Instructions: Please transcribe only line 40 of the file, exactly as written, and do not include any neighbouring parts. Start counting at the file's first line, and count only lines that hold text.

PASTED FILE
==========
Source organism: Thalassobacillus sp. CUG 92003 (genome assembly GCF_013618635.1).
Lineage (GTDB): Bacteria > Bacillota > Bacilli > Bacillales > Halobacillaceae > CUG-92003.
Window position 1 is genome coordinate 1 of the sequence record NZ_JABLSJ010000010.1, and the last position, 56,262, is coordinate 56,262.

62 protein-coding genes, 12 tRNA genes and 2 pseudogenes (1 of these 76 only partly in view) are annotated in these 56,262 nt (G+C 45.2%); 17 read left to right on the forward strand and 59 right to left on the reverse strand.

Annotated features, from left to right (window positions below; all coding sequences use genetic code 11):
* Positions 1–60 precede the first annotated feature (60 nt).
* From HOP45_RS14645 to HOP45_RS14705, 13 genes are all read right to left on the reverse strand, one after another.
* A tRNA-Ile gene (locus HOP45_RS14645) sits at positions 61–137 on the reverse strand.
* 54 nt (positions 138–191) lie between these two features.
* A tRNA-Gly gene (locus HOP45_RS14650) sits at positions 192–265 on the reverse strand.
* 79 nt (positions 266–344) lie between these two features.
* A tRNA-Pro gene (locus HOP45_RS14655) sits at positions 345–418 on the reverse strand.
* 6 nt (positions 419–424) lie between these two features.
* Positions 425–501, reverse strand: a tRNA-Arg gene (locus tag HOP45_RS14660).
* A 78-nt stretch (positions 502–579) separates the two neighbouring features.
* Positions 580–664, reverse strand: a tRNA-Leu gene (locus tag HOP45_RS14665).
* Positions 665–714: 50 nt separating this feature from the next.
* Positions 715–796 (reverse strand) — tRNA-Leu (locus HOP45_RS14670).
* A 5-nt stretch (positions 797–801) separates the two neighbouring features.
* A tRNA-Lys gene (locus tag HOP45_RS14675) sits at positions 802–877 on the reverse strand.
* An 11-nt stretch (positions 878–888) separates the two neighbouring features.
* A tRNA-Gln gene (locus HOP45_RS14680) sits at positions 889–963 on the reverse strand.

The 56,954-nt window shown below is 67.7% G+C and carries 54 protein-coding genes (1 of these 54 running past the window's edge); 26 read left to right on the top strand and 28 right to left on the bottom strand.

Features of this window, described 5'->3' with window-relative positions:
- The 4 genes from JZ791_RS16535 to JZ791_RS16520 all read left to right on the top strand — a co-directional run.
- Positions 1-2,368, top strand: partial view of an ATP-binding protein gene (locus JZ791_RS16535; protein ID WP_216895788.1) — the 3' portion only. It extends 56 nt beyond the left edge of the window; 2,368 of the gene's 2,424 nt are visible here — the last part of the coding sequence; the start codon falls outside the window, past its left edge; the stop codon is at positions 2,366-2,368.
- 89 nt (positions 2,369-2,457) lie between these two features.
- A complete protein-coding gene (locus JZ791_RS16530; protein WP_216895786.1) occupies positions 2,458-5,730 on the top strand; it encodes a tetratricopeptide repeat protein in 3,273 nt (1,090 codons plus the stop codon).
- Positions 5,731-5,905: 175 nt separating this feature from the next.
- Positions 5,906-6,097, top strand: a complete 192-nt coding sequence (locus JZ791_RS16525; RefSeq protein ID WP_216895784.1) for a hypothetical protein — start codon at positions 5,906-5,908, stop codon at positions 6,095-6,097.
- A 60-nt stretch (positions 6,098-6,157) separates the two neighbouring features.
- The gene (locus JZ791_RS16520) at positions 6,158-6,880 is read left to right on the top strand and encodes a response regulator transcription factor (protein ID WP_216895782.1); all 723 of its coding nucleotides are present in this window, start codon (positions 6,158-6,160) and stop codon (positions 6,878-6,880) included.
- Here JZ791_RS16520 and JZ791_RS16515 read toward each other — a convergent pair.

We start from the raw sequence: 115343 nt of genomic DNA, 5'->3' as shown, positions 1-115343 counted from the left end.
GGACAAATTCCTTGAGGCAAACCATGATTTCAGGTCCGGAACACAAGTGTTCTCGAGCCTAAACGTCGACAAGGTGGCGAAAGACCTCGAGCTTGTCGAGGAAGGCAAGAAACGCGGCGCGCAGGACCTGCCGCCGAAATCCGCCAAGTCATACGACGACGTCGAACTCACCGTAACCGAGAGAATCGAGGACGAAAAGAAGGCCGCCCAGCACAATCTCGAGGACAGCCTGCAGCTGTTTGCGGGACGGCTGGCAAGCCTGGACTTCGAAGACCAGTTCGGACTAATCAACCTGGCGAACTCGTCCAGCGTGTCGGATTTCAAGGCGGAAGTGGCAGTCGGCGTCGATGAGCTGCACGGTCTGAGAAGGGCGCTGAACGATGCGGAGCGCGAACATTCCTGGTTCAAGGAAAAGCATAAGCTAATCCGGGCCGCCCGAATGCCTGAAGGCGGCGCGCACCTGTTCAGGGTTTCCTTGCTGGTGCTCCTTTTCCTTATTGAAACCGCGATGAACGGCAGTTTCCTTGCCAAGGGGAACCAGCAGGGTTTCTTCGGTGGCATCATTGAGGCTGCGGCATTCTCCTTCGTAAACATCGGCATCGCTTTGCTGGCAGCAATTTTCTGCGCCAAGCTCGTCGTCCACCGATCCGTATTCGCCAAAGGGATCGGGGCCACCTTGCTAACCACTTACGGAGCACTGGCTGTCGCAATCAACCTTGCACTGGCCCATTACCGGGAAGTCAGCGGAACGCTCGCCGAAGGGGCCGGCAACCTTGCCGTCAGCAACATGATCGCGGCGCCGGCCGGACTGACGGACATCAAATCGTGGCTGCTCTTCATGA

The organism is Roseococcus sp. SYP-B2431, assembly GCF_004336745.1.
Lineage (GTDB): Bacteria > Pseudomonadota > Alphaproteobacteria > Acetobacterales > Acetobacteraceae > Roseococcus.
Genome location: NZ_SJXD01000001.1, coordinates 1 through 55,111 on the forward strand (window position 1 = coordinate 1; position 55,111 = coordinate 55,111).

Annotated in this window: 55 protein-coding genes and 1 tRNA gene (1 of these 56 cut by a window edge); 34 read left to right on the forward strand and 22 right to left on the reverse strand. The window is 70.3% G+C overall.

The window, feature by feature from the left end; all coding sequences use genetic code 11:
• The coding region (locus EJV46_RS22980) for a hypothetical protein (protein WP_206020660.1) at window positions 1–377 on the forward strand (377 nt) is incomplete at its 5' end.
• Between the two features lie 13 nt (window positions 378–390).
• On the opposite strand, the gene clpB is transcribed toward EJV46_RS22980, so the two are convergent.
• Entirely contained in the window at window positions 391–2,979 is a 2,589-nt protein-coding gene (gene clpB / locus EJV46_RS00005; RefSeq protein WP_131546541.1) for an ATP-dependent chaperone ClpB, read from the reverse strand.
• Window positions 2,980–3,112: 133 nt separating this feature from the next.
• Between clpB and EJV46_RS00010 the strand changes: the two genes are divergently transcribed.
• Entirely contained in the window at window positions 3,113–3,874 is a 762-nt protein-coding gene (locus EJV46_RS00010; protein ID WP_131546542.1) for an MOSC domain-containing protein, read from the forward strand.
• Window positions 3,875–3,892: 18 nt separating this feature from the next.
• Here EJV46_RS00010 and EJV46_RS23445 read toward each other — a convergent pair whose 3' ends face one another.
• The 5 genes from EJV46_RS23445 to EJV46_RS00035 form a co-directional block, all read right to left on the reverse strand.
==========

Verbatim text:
The window, feature by feature from the left end; all coding sequences use genetic code 11: